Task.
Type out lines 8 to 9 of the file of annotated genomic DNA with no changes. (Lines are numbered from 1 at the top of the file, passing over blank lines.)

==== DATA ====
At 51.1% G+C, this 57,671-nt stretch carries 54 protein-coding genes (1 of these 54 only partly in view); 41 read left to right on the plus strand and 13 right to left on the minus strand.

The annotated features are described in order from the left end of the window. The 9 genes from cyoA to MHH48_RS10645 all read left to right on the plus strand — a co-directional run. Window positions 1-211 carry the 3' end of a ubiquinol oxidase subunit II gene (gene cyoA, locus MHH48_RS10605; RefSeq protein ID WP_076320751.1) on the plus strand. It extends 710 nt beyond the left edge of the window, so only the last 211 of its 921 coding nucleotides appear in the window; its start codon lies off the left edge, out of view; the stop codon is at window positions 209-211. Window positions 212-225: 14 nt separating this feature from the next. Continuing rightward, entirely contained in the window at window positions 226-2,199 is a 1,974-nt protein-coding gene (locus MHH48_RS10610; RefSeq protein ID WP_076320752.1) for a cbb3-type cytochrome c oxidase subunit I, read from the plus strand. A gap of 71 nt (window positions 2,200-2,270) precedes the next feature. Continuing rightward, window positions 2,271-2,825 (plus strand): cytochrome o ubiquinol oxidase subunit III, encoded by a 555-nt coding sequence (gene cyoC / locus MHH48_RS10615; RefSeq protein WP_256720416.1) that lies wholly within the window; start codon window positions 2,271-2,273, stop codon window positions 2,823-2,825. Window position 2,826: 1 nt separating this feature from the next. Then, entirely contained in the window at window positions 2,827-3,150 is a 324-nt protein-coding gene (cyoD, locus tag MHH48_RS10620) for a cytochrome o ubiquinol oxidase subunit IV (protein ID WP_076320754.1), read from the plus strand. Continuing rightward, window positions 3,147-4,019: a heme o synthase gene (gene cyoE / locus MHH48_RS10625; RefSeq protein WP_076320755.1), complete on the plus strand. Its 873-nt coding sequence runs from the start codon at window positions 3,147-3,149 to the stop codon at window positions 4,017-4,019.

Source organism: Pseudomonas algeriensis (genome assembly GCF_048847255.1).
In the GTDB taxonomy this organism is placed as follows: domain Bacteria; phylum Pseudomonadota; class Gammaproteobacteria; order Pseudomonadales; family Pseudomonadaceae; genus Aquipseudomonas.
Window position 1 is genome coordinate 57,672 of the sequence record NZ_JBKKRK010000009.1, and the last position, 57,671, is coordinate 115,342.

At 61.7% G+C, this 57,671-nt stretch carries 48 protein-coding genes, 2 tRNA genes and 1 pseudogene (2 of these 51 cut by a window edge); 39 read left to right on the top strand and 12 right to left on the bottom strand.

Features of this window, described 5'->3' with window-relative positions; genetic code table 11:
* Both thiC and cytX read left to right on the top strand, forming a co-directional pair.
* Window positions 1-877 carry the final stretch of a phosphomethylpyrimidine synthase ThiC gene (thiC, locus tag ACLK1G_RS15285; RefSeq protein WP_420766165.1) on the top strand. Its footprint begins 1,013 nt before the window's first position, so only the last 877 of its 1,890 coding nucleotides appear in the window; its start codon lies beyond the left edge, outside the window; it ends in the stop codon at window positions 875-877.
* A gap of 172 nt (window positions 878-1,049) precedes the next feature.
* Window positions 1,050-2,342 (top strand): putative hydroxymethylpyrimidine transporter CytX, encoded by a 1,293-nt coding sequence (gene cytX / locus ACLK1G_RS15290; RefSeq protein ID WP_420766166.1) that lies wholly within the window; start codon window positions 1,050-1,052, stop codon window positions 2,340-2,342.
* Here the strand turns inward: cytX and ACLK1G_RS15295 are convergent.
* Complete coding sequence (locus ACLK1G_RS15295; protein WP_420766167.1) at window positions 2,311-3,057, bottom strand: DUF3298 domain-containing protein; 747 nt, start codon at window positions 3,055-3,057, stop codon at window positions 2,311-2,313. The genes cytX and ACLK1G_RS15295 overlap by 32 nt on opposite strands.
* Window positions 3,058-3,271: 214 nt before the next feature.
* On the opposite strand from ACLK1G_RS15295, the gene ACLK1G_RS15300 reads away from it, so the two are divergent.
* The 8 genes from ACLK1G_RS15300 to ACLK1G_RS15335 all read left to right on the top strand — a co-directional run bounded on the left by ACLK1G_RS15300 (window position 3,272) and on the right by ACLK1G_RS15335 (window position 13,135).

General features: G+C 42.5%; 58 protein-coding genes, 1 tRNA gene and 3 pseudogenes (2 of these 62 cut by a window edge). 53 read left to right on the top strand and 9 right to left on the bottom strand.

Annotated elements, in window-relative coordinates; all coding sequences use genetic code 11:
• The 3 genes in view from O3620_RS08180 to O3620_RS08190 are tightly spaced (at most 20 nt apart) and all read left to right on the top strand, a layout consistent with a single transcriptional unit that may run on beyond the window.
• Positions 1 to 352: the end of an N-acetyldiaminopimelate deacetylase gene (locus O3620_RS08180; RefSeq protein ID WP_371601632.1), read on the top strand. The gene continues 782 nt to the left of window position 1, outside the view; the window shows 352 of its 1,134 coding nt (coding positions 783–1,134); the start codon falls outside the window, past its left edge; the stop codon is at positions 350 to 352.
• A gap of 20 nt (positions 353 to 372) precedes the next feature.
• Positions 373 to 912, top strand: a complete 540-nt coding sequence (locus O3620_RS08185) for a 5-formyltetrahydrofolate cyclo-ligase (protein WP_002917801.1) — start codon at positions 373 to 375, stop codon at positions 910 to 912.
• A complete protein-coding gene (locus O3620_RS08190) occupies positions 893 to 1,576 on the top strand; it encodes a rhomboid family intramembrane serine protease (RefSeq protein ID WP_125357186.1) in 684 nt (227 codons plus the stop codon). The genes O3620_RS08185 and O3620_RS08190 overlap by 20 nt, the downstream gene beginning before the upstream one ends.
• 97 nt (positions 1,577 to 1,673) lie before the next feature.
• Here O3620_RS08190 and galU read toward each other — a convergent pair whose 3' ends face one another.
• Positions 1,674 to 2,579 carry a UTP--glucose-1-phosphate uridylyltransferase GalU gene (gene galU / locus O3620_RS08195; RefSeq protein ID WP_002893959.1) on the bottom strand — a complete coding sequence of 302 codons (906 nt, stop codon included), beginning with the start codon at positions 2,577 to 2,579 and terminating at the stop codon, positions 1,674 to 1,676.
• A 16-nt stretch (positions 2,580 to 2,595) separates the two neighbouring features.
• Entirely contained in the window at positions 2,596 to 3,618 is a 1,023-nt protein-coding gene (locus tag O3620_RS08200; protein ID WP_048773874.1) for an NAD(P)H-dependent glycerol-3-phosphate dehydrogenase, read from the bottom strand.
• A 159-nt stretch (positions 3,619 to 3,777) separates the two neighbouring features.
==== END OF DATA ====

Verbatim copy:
* Both thiC and cytX read left to right on the top strand, forming a co-directional pair.
* Window positions 1-877 carry the final stretch of a phosphomethylpyrimidine synthase ThiC gene (thiC, locus tag ACLK1G_RS15285; RefSeq protein WP_420766165.1) on the top strand. Its footprint begins 1,013 nt before the window's first position, so only the last 877 of its 1,890 coding nucleotides appear in the window; its start codon lies beyond the left edge, outside the window; it ends in the stop codon at window positions 875-877.